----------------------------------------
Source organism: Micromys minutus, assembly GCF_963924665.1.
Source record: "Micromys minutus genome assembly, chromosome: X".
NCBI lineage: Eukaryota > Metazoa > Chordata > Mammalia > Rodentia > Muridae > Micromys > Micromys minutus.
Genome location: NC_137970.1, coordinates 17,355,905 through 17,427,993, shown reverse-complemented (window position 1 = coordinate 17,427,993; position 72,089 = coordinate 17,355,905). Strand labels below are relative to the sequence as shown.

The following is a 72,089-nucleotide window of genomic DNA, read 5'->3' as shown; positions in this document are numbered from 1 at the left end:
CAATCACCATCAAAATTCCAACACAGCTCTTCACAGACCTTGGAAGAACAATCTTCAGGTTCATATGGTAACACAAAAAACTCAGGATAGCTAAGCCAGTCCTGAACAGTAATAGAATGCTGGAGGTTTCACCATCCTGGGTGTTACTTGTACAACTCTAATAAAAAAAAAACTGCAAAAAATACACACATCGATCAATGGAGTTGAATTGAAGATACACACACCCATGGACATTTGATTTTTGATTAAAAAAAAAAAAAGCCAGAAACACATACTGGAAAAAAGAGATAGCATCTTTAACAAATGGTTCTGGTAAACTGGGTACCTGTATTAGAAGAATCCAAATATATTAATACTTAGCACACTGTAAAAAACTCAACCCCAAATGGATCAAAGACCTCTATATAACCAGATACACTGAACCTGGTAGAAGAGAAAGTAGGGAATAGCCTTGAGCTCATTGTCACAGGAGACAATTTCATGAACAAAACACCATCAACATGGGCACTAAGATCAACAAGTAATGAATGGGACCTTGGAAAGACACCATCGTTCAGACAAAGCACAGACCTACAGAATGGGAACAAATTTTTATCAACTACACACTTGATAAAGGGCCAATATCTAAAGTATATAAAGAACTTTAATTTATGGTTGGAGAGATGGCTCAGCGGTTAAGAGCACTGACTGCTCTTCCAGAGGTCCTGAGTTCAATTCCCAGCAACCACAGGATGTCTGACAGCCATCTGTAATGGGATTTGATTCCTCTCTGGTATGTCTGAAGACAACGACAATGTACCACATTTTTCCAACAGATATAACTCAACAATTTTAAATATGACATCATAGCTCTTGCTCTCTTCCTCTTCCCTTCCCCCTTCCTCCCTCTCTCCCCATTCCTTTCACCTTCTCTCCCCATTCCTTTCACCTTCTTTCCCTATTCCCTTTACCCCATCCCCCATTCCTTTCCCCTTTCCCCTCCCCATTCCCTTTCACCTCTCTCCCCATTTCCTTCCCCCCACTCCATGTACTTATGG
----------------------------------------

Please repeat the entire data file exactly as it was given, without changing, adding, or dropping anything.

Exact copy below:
Source organism: Micromys minutus, assembly GCF_963924665.1.
Source record: "Micromys minutus genome assembly, chromosome: X".
NCBI lineage: Eukaryota > Metazoa > Chordata > Mammalia > Rodentia > Muridae > Micromys > Micromys minutus.
Genome location: NC_137970.1, coordinates 17,355,905 through 17,427,993, shown reverse-complemented (window position 1 = coordinate 17,427,993; position 72,089 = coordinate 17,355,905). Strand labels below are relative to the sequence as shown.

The following is a 72,089-nucleotide window of genomic DNA, read 5'->3' as shown; positions in this document are numbered from 1 at the left end:
CAATCACCATCAAAATTCCAACACAGCTCTTCACAGACCTTGGAAGAACAATCTTCAGGTTCATATGGTAACACAAAAAACTCAGGATAGCTAAGCCAGTCCTGAACAGTAATAGAATGCTGGAGGTTTCACCATCCTGGGTGTTACTTGTACAACTCTAATAAAAAAAAAACTGCAAAAAATACACACATCGATCAATGGAGTTGAATTGAAGATACACACACCCATGGACATTTGATTTTTGATTAAAAAAAAAAAAAGCCAGAAACACATACTGGAAAAAAGAGATAGCATCTTTAACAAATGGTTCTGGTAAACTGGGTACCTGTATTAGAAGAATCCAAATATATTAATACTTAGCACACTGTAAAAAACTCAACCCCAAATGGATCAAAGACCTCTATATAACCAGATACACTGAACCTGGTAGAAGAGAAAGTAGGGAATAGCCTTGAGCTCATTGTCACAGGAGACAATTTCATGAACAAAACACCATCAACATGGGCACTAAGATCAACAAGTAATGAATGGGACCTTGGAAAGACACCATCGTTCAGACAAAGCACAGACCTACAGAATGGGAACAAATTTTTATCAACTACACACTTGATAAAGGGCCAATATCTAAAGTATATAAAGAACTTTAATTTATGGTTGGAGAGATGGCTCAGCGGTTAAGAGCACTGACTGCTCTTCCAGAGGTCCTGAGTTCAATTCCCAGCAACCACAGGATGTCTGACAGCCATCTGTAATGGGATTTGATTCCTCTCTGGTATGTCTGAAGACAACGACAATGTACCACATTTTTCCAACAGATATAACTCAACAATTTTAAATATGACATCATAGCTCTTGCTCTCTTCCTCTTCCCTTCCCCCTTCCTCCCTCTCTCCCCATTCCTTTCACCTTCTCTCCCCATTCCTTTCACCTTCTTTCCCTATTCCCTTTACCCCATCCCCCATTCCTTTCCCCTTTCCCCTCCCCATTCCCTTTCACCTCTCTCCCCATTTCCTTCCCCCCACTCCATGTACTTATGG